What we can learn about data from Cambridge Analytica
British firm send ‘girls’ to entrap politicians.
That was the headline in one of the national newspapers this week following the ongoing scandal involving Cambridge Analytica, Facebook and Donald Trump’s election campaign.
Of course, this was really the tip of the iceberg in terms of ‘dirty tricks’. The starting point is the allegation that Cambridge Analytica obtained the Facebook data of 50 million Americans without their consent to create profiles for use during the US elections. The firm’s own website highlights how they use ‘’data to change audience behaviour.’’
Ultimately, as marketers that’s what we all use data for. Data is no longer the result of our activity, it’s what drives and optimises everything we do. Indeed, the business success stories of today are fuelled by data: Facebook, Uber, Airbnb, Google and Tesla are all using data to disrupt their marketplaces.
In our own way we are using data. Enabling clients to stay one step of the competition, for example, answering the question of where’s the best location for my next retail investment? As well as their customers, for instance, reminding them to book a holiday.
Data is everywhere. We collect it via email sign up pages, preference centres, surveys, purchases, social interactions. In fact, the closer a customer gets to us the more valuable the data becomes. Demographic data is trumped by profile data, which in turn is bettered by behavioural, transactional and contextual data. In fact, it’s akin to the information you hold as you get to know a friend or a loved one. The general physical attributes of someone when you first meet them is bolstered with their likes, dislikes, secrets and perhaps even their PIN number (although I’m still working on that one with my wife).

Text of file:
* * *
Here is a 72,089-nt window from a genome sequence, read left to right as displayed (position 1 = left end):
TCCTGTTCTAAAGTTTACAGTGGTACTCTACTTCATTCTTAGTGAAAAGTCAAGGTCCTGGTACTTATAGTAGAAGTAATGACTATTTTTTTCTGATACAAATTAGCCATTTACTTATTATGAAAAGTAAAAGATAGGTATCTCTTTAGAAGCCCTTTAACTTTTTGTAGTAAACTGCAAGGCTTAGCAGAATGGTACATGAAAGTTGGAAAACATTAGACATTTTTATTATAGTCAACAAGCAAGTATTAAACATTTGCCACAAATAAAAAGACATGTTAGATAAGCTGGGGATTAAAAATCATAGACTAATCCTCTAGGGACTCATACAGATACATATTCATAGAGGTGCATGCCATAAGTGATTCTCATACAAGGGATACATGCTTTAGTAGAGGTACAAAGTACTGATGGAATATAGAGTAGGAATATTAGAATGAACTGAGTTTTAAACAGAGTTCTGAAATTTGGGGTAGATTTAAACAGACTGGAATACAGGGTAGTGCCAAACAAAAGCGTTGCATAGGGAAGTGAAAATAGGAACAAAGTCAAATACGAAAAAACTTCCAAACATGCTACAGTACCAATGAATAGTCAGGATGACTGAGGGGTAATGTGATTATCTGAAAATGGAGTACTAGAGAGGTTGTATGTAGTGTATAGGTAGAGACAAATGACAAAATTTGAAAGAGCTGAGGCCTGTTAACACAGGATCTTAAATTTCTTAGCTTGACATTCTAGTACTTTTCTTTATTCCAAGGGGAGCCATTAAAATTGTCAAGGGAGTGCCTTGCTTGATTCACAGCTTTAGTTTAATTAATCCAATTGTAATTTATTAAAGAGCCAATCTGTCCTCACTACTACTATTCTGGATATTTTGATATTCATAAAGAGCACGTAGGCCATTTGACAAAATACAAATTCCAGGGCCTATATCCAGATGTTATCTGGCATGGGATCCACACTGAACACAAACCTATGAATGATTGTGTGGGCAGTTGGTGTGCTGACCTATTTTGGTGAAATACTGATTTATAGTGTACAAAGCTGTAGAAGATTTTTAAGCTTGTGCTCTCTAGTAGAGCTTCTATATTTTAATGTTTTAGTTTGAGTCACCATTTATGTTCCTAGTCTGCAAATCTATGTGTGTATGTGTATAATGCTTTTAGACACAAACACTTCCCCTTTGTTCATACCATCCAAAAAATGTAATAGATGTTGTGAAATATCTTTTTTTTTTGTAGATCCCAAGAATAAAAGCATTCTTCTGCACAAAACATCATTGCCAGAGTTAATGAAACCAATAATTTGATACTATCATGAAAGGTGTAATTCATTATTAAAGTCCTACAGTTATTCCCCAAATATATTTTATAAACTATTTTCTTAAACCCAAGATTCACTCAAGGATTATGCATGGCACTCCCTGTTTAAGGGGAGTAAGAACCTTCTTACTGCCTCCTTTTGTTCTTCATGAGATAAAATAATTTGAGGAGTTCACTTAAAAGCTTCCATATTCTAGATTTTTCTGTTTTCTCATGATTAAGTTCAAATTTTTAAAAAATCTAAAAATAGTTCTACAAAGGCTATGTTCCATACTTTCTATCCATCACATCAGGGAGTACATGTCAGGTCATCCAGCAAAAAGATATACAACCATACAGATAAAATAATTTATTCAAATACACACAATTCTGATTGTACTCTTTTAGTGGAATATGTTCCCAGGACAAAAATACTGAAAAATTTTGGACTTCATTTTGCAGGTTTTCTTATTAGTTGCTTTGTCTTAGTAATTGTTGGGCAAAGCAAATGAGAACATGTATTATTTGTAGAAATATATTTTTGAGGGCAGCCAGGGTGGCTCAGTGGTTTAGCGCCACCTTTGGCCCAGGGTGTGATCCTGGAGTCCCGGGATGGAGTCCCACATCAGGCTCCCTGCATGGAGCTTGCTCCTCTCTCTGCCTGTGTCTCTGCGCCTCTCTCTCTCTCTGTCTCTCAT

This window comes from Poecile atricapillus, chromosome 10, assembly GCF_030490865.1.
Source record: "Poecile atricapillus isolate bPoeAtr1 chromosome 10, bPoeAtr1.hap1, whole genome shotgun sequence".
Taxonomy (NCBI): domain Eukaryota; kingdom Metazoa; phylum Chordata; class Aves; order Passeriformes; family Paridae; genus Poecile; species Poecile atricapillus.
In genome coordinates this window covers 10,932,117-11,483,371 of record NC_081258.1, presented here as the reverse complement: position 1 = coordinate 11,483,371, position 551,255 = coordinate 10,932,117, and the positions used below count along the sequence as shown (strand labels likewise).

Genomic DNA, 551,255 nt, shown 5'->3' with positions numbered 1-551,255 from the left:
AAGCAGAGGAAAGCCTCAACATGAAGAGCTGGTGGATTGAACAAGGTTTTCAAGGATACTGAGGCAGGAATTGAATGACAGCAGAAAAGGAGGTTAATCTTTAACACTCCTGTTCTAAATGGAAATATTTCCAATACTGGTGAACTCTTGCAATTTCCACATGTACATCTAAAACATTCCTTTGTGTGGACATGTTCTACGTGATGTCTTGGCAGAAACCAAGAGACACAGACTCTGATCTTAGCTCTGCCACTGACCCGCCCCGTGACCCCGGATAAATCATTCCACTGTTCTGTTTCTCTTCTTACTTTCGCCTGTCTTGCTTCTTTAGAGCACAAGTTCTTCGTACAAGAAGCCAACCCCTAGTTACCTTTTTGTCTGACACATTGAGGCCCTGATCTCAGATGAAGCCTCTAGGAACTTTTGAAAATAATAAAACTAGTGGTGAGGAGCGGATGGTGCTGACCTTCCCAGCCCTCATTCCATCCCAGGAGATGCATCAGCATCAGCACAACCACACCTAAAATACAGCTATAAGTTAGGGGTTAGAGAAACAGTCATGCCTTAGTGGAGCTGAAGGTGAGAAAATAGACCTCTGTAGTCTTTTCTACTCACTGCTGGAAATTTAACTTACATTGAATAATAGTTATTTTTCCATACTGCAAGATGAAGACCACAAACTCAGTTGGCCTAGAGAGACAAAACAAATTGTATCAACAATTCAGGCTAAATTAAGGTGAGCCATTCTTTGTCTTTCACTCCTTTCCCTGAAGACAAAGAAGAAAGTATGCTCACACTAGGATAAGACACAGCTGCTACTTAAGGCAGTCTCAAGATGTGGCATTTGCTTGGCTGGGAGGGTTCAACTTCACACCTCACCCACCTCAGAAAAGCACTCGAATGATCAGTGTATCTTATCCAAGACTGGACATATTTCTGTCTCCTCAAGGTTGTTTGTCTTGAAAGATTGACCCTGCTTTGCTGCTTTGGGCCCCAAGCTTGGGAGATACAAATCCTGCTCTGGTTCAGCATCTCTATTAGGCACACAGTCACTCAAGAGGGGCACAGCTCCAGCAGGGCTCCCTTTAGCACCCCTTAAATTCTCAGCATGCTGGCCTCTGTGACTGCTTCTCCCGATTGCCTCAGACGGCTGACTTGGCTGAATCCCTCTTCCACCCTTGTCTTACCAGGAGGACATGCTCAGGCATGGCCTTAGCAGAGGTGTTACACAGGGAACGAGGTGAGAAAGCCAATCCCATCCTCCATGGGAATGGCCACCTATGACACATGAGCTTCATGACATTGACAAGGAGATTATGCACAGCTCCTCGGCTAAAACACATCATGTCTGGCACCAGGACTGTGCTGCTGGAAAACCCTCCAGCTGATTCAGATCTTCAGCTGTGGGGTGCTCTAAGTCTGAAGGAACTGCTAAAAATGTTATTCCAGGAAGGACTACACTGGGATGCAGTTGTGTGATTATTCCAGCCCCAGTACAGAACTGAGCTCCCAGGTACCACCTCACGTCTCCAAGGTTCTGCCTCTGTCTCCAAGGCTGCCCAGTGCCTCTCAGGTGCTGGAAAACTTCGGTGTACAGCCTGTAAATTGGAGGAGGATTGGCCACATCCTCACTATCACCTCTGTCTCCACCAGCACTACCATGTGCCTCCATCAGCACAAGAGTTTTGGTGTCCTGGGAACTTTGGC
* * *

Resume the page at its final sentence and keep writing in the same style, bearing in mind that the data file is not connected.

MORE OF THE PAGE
And as with all valuables, there’s a reason why they are of value and why we should go the extra mile to protect them. In particular where in effect those valuables have been entrusted to us. And that’s what happens with customer data. Customers give us data in exchange for something. An email address because they value the content we might give them; a physical address because they want us to deliver something; a credit card number because they want that health cover.
We have to be transparent with individuals about what we want that data for and how we plan to use it. And as it’s the customer’s data they might want it back or in reality have it deleted. In the case of Cambridge Analytica, it appears that they’ve been holding onto the data they harvested since 2015. So they haven’t destroyed the data they shouldn’t have had in the first place.
Now at this point I’m bound to mention GDPR (and if you haven’t heard about GDPR by now, please drop me an email). The new regulations come into force in May and are being put in place to tackle this need for transparency. Talking of which, Facebook didn’t own up to the data breach because they ‘didn’t have to.’ Let’s be frank about this. This need for transparency is because of a lack of trust. Transparency doesn’t create trust. It’s there to counter a lack of trust. Unwise and unethical use of data by some organisations has tainted the whole data-driven marketing industry. GDPR is an opportunity to be whiter than whiter with customers. To paraphrase both Sir Francis Bacon and Spiderman:
Data is power…and with power comes responsibility